SIERRA VISTA — When Arizona was passed over by the Federal Aviation Administration as one of six test sites for unmanned aircraft in January, those involved in the application process already had a backup plan in place.
The Benson Municipal Airport was one of the candidates vying for FAA site selection, with Mignonne Hollis, executive director of the Sierra Vista Economic Development Foundation spearheading the project. Hollis, who has been working closely with the Arizona Commerce Authority in bringing UAS technology to the area, has served as the point person for the southeastern region. She also serves on the governor’s Aerospace and Defense Commission.
During a presentation in March, whee she spoke before a Southeast Arizona Economic Development Group luncheon in Benson, Hollis appeared undaunted by the FAA’s decision to bypass Arizona, pointing to new opportunities for unmanned aerial systems projects in Cochise County. Most recently, those projects enter on testing small Class 1 and 2 unmanned systems on a 160-acre property in Whetstone, with the SVEDF seeking a special use permit through the county for that purpose.
“There is tremendous potential for UAS sited in southeastern Arizona,” Hollis said. “We have nine solid companies in the pipeline that are interested in the Whetstone location, so this is exciting news for Cochise County and economic potential UAS projects will bring to our area.”
Known as the “Four Pillars” facility; the proposed test site is a privately owned FAA airstrip and includes an adjoining property. Located off Highway 82 between Tombstone and the Mustang Crossing intersection in Whetstone, Four Pillars is considered an ideal test site because of its somewhat remote location.
“Four Pillars will feature small UAS technology and will never serve as a place to test large unmanned aircraft,” said Hollis. “There is a misconception that we will be bringing larger unmanned systems to this site in the future, but that will not be happening. We are not set up with a tower, are limited by airspace and do not have the infrastructure for large unmanned system.”
The small unmanned systems must fly at “line of sight, which requires visual contact with the UAS at all times,” Hollis said. “So, we do not have the capacity to incorporate the larger UAS aircraft that Fort Huachuca is using.” All larger, tower-related unmanned systems would have to go through Fort Huachuca, Hollis explained.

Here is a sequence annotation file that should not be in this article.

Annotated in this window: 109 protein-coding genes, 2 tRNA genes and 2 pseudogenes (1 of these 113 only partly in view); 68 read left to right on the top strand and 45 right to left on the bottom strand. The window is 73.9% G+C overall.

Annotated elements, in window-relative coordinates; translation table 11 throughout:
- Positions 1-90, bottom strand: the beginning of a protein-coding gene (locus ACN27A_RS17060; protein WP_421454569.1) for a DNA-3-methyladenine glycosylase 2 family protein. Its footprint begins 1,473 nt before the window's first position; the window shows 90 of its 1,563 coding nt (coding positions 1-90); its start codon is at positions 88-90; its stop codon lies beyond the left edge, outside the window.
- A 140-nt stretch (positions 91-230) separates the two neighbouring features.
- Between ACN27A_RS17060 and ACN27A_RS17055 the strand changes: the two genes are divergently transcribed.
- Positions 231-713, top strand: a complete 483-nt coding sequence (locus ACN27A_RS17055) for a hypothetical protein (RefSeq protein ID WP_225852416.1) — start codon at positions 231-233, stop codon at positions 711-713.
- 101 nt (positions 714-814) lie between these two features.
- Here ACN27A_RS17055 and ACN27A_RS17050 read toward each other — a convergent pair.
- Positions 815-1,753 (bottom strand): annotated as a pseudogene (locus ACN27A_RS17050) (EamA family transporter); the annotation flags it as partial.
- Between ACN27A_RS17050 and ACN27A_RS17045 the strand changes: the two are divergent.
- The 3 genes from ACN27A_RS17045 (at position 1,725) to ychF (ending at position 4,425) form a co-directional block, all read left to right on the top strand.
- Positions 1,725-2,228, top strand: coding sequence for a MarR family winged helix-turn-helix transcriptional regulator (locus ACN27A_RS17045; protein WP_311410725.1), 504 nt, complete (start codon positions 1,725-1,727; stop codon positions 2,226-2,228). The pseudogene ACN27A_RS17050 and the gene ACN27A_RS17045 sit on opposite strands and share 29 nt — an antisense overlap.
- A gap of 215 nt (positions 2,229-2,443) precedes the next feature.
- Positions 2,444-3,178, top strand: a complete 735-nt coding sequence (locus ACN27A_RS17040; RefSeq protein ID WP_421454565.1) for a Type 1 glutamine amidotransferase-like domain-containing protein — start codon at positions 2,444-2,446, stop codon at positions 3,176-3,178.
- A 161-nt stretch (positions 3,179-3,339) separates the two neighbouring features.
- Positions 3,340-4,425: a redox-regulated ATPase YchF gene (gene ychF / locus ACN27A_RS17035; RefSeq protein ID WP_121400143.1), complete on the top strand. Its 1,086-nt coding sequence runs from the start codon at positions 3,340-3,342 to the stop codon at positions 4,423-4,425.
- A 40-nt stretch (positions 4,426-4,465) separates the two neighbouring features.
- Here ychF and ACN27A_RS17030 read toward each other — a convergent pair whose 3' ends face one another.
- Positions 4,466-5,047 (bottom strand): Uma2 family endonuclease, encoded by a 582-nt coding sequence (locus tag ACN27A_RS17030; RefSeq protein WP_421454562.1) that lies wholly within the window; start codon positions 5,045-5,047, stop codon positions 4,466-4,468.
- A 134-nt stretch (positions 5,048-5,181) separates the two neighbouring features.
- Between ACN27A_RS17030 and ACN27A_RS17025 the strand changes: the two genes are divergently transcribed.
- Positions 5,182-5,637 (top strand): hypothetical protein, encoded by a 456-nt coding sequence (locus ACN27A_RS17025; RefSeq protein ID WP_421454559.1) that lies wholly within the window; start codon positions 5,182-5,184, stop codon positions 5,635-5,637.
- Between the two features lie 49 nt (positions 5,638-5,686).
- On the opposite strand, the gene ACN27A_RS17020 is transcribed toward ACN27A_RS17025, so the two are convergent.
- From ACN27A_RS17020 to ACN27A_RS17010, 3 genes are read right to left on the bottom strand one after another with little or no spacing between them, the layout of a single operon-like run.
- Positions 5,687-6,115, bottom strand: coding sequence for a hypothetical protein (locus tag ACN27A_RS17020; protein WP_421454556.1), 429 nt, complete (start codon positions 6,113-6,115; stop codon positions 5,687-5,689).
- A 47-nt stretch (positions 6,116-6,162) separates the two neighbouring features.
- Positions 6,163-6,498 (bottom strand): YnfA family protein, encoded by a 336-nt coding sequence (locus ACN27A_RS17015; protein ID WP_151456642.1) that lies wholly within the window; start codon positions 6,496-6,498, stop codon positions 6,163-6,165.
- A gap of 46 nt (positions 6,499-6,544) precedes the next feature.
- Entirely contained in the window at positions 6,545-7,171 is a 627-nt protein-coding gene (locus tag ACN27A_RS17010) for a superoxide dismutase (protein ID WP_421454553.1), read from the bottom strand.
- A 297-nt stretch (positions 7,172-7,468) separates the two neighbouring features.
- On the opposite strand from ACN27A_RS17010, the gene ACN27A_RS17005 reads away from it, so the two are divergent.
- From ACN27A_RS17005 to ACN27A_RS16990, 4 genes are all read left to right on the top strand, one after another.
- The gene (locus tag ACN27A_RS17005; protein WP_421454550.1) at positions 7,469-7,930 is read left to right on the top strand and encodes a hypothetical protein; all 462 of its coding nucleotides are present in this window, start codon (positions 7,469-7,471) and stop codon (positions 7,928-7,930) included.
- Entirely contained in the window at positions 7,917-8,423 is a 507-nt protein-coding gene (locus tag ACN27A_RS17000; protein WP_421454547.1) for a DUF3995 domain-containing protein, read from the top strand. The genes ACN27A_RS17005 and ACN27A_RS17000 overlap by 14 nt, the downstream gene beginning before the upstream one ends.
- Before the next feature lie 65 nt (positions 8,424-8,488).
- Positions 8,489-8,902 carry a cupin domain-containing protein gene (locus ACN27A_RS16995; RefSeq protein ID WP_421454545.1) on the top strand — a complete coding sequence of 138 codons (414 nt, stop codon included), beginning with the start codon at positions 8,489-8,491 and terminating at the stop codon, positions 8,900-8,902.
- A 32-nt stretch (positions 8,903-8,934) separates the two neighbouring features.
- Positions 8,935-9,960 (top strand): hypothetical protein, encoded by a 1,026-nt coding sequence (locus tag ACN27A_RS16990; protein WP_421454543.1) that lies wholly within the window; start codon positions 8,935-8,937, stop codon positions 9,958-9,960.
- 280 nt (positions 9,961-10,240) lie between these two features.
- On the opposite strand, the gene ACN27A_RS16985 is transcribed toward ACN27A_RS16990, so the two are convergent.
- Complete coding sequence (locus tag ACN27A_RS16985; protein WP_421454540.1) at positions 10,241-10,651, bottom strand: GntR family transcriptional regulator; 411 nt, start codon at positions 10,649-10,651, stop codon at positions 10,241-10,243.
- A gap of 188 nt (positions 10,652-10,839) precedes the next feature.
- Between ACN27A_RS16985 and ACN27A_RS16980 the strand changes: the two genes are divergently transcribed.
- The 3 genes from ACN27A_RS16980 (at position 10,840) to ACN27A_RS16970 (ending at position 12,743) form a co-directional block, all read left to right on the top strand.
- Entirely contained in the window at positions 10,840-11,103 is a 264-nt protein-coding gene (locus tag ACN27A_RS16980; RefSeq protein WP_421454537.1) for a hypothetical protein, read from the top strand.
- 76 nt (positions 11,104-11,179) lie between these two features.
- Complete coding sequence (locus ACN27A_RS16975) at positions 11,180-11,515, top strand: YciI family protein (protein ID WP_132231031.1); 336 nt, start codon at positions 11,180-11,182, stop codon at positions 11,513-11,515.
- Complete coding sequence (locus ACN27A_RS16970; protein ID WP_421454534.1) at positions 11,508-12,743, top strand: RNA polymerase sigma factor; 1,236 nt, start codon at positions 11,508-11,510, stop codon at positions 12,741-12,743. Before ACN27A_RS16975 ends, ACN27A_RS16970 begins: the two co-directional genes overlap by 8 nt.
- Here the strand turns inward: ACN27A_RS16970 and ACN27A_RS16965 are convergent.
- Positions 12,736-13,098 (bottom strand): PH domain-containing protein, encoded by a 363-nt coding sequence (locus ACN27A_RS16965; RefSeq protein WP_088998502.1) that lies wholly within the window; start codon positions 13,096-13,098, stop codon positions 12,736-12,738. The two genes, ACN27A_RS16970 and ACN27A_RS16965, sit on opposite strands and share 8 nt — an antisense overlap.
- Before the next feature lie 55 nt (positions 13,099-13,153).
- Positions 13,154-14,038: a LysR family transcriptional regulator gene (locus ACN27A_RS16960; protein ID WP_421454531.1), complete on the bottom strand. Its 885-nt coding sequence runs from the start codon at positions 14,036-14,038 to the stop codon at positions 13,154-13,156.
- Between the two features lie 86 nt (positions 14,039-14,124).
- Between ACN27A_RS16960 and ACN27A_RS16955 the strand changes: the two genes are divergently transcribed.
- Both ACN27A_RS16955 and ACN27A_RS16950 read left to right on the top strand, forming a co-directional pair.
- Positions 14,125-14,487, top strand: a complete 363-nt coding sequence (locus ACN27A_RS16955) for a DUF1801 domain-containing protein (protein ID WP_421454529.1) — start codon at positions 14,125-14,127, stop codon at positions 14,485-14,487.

The purpose of the Four Pillars facility is to allow companies to test UAS products for effectiveness and to serve as a training site for the technology’s recipients. “All flying will be done over the property and the FAA approved runway and will not exceed 400 feet,” Hollis said. “These Class 1 and 2 systems are less than 55 pounds and look nothing like the large drones we see around out military bases.”
Hollis says all paperwork for the permitting process has been submitted to Planning and Zoning, property owners in the area have been notified of the proposed test site and there will be a heraing regarding the special use permit on April 9 at 4 p.m. in the county building in Bisbee.
“There are companies throughout the state that need the testing capabilities that we have right here in southeastern Arizona,” Hollis said. “Our ideal weather conditions, air space and terrain are all natural assets this area offers. We want to leverage those assets to strengthen our economic base.”
QUESTIONS ON UAS TECHNOLOGY:
What are some applications of Unmanned Aerial Systems Technology?
The following list has been provided by Mignonne Hollis, executive director of Sierra Vista Economic Development Foundation.
- UAS can be positioned to survey damage in the event of natural and man-made disasters without risking the safety of first responders or rescue teams.
- They can be used to support law enforcement in a number of different capacities.
- Through the Modernization and Reform Act of 2012, Congress directed the Federal Aviation Administration to integrate commercial UAS into the National Airspace System by 2015, thereby opening the floodgates for new technologies and opportunities.
If the special use permit is granted for the Four Pillars UAS test facility, will this make way for larger UAS at a later date?
No. Larger unmanned systems would require more airspace and a tower at the airfield, along with other infrastructure upgrades, Hollis said. This proposed test site is for the small sized Class 1 and 2 UAS only.
What kinds of oversight and precautions will be taken to ensure safety to surrounding residences and properties, as well as addressing the concerns of property owners?
- Thompson-Wimmer Inc., a leading technical service provider, has been hired as a site manager. A site manager will be present for purposes of safety and compliance monitoring.
- All flying will be over the 160 acre property and FAA approved runway.
- Flying will not exceed 400 feet.
- All takeoff and landing patterns will maintain maximum clearance from residences and buildings.
- All issues and concerns from residents in the area will be addressed promptly with full consideration to reasonable privacy and enjoyment of the property owners.